Engines of Our Ingenuity

No. 118:

by John H. Lienhard

Click here for audio of Episode 118.

Today we ride the first hot-air balloons in England. The University of Houston's College of Engineering presents this series about the machines that make our civilization run, and the people whose ingenuity created them.

Dickens' Tale of Two Cities contrasted London and Paris -- England and France. He begins by calling the late 18th century

the age of wisdom ... the age of foolishness ... the epoch of belief ... the epoch of incredulity.
And that it was. It was an age of stimulus. Revolution was brewing in both countries -- political revolution in France and industrial revolution in England. The English middle class applied religious zeal and technical creativity to the improvement of life, while the French intelligentsia attacked tyranny with a highly-honed and playful curiosity.

So it's no surprise that the English looked down their noses at the new French mania for flying in balloons. Author L.T.C. Rolt quotes an English newspaper that called upon

all men to laugh this new folly out of practice as soon as possible.
England's first balloon was flown a year after the first French ones, but not by an Englishman. The flyer was Vincent Lunardi -- a dashing, self-aggrandizing young ladies' man from the Italian embassy. He described the flight like this on his own monument:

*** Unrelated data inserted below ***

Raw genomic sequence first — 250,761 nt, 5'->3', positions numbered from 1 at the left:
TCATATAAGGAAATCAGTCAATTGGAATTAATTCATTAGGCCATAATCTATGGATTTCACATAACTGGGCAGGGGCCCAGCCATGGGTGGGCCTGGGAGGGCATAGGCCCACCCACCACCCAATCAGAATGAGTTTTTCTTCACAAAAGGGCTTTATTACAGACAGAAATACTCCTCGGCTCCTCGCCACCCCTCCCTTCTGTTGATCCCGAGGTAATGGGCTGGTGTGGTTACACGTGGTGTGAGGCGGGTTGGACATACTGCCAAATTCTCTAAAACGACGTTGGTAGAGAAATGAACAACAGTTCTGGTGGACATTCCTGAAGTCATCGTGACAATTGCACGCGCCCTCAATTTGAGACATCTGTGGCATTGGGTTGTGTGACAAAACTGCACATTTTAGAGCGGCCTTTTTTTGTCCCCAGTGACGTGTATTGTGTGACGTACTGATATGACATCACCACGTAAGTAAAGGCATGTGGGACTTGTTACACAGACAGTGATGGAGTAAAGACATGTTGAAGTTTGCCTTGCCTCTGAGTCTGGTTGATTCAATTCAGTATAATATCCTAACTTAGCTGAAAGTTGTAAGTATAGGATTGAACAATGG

Let posterity know, and knowing be astonished! That on the 15th day of September, 1784, Vincent Lunardi of Lucca in Tuscanny, the first aerial traveler in Britain, mounting from the Artillery Ground in London, and traversing the regions of the air for 2 hours and 15 minutes, in this spot revisited the earth
Lunardi barnstormed about England for two years, charming the public with his showmanship. Then, in 1786, his unoccupied balloon got away from him, with a young bystander's arm entangled in one of its ropes. It carried the poor fellow a hundred or so feet into the air before he came loose and fell to his death.

The English public and press promptly turned on Lunardi. A contemporary ballad ridiculed him:

Behold an Hero comely, tall and fair,
His only food phlogisticated air, ...
Now drooping roams about from town to Town
Collecting pence t'inflate his poor balloon.
A beaten Lunardi returned to Italy and there took up ballooning with renewed panache. When he landed in a Spanish village, he was taken for a saint and triumphantly carried off to the local church.

The second English ascent was also made by a foreign barnstormer -- the French balloonist Blanchard. He was cut from the same bolt of cloth. He had Lunardi's megalomania but -- alas -- none of his charm. Blanchard also made the first channel crossing and -- later -- the first American ascent.

Balloons were not born of 18th-century English virtues. Flight has always been the gift of less serious people, like the 18th-century French -- people driven by frivolous intellectual curiosity and risk.

I'm John Lienhard, at the University of Houston, where we're interested in the way inventive minds work.

(Theme music)

Rolt, L.T.C., The Aeronauts -- A History of Ballooning, 1783-1903. New York: Walker and Company, 1966.

This episode has been greatly revised as Episode 1545.

From the 1897 Encyclopaedia Britannica

Lunardi's balloon

The Engines of Our Ingenuity is Copyright © 1988-2018 by John H. Lienhard.
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